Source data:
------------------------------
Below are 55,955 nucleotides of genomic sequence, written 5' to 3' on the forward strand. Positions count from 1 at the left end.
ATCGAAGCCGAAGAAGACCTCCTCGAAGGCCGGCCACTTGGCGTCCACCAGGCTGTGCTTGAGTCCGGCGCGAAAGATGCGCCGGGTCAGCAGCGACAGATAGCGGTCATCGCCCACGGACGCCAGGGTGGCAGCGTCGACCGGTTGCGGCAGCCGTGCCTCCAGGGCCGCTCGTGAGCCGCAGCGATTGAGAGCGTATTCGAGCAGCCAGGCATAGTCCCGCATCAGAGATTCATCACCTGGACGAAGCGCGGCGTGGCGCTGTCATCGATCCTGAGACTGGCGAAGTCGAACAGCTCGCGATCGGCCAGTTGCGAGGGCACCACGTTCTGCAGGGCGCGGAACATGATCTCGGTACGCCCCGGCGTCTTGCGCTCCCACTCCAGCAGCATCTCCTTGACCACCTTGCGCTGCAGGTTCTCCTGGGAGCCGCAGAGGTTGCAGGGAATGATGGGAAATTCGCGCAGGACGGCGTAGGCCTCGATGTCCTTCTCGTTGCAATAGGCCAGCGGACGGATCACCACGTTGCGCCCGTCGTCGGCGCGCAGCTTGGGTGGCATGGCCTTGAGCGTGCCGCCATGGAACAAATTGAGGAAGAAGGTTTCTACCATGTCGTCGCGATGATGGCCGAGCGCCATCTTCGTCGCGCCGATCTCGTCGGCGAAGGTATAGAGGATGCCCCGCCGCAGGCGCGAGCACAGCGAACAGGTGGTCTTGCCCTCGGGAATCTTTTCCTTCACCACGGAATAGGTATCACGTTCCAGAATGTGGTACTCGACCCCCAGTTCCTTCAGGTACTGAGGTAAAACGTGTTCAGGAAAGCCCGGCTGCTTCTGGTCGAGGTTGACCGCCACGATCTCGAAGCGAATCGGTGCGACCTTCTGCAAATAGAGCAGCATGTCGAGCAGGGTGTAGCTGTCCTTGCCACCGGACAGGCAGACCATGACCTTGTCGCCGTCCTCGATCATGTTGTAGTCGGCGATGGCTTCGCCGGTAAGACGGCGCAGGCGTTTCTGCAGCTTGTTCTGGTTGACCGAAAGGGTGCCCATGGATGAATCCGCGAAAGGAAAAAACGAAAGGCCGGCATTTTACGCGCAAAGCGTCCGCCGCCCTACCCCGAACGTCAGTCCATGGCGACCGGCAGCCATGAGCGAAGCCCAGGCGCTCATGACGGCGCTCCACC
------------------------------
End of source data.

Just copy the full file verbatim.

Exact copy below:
Below are 55,955 nucleotides of genomic sequence, written 5' to 3' on the forward strand. Positions count from 1 at the left end.
ATCGAAGCCGAAGAAGACCTCCTCGAAGGCCGGCCACTTGGCGTCCACCAGGCTGTGCTTGAGTCCGGCGCGAAAGATGCGCCGGGTCAGCAGCGACAGATAGCGGTCATCGCCCACGGACGCCAGGGTGGCAGCGTCGACCGGTTGCGGCAGCCGTGCCTCCAGGGCCGCTCGTGAGCCGCAGCGATTGAGAGCGTATTCGAGCAGCCAGGCATAGTCCCGCATCAGAGATTCATCACCTGGACGAAGCGCGGCGTGGCGCTGTCATCGATCCTGAGACTGGCGAAGTCGAACAGCTCGCGATCGGCCAGTTGCGAGGGCACCACGTTCTGCAGGGCGCGGAACATGATCTCGGTACGCCCCGGCGTCTTGCGCTCCCACTCCAGCAGCATCTCCTTGACCACCTTGCGCTGCAGGTTCTCCTGGGAGCCGCAGAGGTTGCAGGGAATGATGGGAAATTCGCGCAGGACGGCGTAGGCCTCGATGTCCTTCTCGTTGCAATAGGCCAGCGGACGGATCACCACGTTGCGCCCGTCGTCGGCGCGCAGCTTGGGTGGCATGGCCTTGAGCGTGCCGCCATGGAACAAATTGAGGAAGAAGGTTTCTACCATGTCGTCGCGATGATGGCCGAGCGCCATCTTCGTCGCGCCGATCTCGTCGGCGAAGGTATAGAGGATGCCCCGCCGCAGGCGCGAGCACAGCGAACAGGTGGTCTTGCCCTCGGGAATCTTTTCCTTCACCACGGAATAGGTATCACGTTCCAGAATGTGGTACTCGACCCCCAGTTCCTTCAGGTACTGAGGTAAAACGTGTTCAGGAAAGCCCGGCTGCTTCTGGTCGAGGTTGACCGCCACGATCTCGAAGCGAATCGGTGCGACCTTCTGCAAATAGAGCAGCATGTCGAGCAGGGTGTAGCTGTCCTTGCCACCGGACAGGCAGACCATGACCTTGTCGCCGTCCTCGATCATGTTGTAGTCGGCGATGGCTTCGCCGGTAAGACGGCGCAGGCGTTTCTGCAGCTTGTTCTGGTTGACCGAAAGGGTGCCCATGGATGAATCCGCGAAAGGAAAAAACGAAAGGCCGGCATTTTACGCGCAAAGCGTCCGCCGCCCTACCCCGAACGTCAGTCCATGGCGACCGGCAGCCATGAGCGAAGCCCAGGCGCTCATGACGGCGCTCCACC